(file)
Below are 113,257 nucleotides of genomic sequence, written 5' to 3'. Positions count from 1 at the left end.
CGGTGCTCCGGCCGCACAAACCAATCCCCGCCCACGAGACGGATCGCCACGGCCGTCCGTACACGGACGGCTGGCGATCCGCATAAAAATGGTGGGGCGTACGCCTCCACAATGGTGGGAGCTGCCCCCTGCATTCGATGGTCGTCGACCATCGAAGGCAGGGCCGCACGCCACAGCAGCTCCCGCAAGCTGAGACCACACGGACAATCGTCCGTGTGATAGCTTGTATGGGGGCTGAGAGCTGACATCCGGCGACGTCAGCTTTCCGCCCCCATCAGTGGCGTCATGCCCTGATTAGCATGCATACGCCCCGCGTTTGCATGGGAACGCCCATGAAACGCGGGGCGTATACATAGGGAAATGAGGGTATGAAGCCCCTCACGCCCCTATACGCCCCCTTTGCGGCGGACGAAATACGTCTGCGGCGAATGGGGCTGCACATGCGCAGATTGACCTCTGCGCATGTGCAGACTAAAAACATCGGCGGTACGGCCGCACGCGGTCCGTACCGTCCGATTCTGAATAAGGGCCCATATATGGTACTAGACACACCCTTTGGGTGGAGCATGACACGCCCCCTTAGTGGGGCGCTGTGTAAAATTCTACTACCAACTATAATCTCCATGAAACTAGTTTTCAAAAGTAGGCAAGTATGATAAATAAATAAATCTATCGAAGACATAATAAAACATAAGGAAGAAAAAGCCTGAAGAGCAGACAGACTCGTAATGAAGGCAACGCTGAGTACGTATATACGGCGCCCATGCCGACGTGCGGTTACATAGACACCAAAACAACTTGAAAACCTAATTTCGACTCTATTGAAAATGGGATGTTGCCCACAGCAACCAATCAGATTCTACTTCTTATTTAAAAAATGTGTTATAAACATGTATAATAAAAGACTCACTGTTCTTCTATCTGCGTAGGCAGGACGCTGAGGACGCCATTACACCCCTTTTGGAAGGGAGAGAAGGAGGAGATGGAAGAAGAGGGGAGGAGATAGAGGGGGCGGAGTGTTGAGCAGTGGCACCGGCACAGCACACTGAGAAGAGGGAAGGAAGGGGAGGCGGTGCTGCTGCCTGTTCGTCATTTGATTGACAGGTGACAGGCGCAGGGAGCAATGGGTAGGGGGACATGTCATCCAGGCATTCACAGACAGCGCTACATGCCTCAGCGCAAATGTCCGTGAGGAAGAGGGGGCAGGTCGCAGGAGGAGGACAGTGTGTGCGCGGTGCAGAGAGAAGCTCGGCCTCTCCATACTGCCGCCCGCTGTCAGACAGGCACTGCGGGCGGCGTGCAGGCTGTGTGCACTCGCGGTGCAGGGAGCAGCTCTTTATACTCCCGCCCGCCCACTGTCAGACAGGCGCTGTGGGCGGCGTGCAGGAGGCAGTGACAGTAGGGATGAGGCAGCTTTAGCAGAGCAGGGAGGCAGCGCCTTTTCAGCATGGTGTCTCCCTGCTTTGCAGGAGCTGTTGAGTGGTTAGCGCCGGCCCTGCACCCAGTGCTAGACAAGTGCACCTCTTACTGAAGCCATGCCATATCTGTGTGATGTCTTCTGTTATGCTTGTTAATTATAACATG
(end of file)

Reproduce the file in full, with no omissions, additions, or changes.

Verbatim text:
Below are 113,257 nucleotides of genomic sequence, written 5' to 3'. Positions count from 1 at the left end.
CGGTGCTCCGGCCGCACAAACCAATCCCCGCCCACGAGACGGATCGCCACGGCCGTCCGTACACGGACGGCTGGCGATCCGCATAAAAATGGTGGGGCGTACGCCTCCACAATGGTGGGAGCTGCCCCCTGCATTCGATGGTCGTCGACCATCGAAGGCAGGGCCGCACGCCACAGCAGCTCCCGCAAGCTGAGACCACACGGACAATCGTCCGTGTGATAGCTTGTATGGGGGCTGAGAGCTGACATCCGGCGACGTCAGCTTTCCGCCCCCATCAGTGGCGTCATGCCCTGATTAGCATGCATACGCCCCGCGTTTGCATGGGAACGCCCATGAAACGCGGGGCGTATACATAGGGAAATGAGGGTATGAAGCCCCTCACGCCCCTATACGCCCCCTTTGCGGCGGACGAAATACGTCTGCGGCGAATGGGGCTGCACATGCGCAGATTGACCTCTGCGCATGTGCAGACTAAAAACATCGGCGGTACGGCCGCACGCGGTCCGTACCGTCCGATTCTGAATAAGGGCCCATATATGGTACTAGACACACCCTTTGGGTGGAGCATGACACGCCCCCTTAGTGGGGCGCTGTGTAAAATTCTACTACCAACTATAATCTCCATGAAACTAGTTTTCAAAAGTAGGCAAGTATGATAAATAAATAAATCTATCGAAGACATAATAAAACATAAGGAAGAAAAAGCCTGAAGAGCAGACAGACTCGTAATGAAGGCAACGCTGAGTACGTATATACGGCGCCCATGCCGACGTGCGGTTACATAGACACCAAAACAACTTGAAAACCTAATTTCGACTCTATTGAAAATGGGATGTTGCCCACAGCAACCAATCAGATTCTACTTCTTATTTAAAAAATGTGTTATAAACATGTATAATAAAAGACTCACTGTTCTTCTATCTGCGTAGGCAGGACGCTGAGGACGCCATTACACCCCTTTTGGAAGGGAGAGAAGGAGGAGATGGAAGAAGAGGGGAGGAGATAGAGGGGGCGGAGTGTTGAGCAGTGGCACCGGCACAGCACACTGAGAAGAGGGAAGGAAGGGGAGGCGGTGCTGCTGCCTGTTCGTCATTTGATTGACAGGTGACAGGCGCAGGGAGCAATGGGTAGGGGGACATGTCATCCAGGCATTCACAGACAGCGCTACATGCCTCAGCGCAAATGTCCGTGAGGAAGAGGGGGCAGGTCGCAGGAGGAGGACAGTGTGTGCGCGGTGCAGAGAGAAGCTCGGCCTCTCCATACTGCCGCCCGCTGTCAGACAGGCACTGCGGGCGGCGTGCAGGCTGTGTGCACTCGCGGTGCAGGGAGCAGCTCTTTATACTCCCGCCCGCCCACTGTCAGACAGGCGCTGTGGGCGGCGTGCAGGAGGCAGTGACAGTAGGGATGAGGCAGCTTTAGCAGAGCAGGGAGGCAGCGCCTTTTCAGCATGGTGTCTCCCTGCTTTGCAGGAGCTGTTGAGTGGTTAGCGCCGGCCCTGCACCCAGTGCTAGACAAGTGCACCTCTTACTGAAGCCATGCCATATCTGTGTGATGTCTTCTGTTATGCTTGTTAATTATAACATG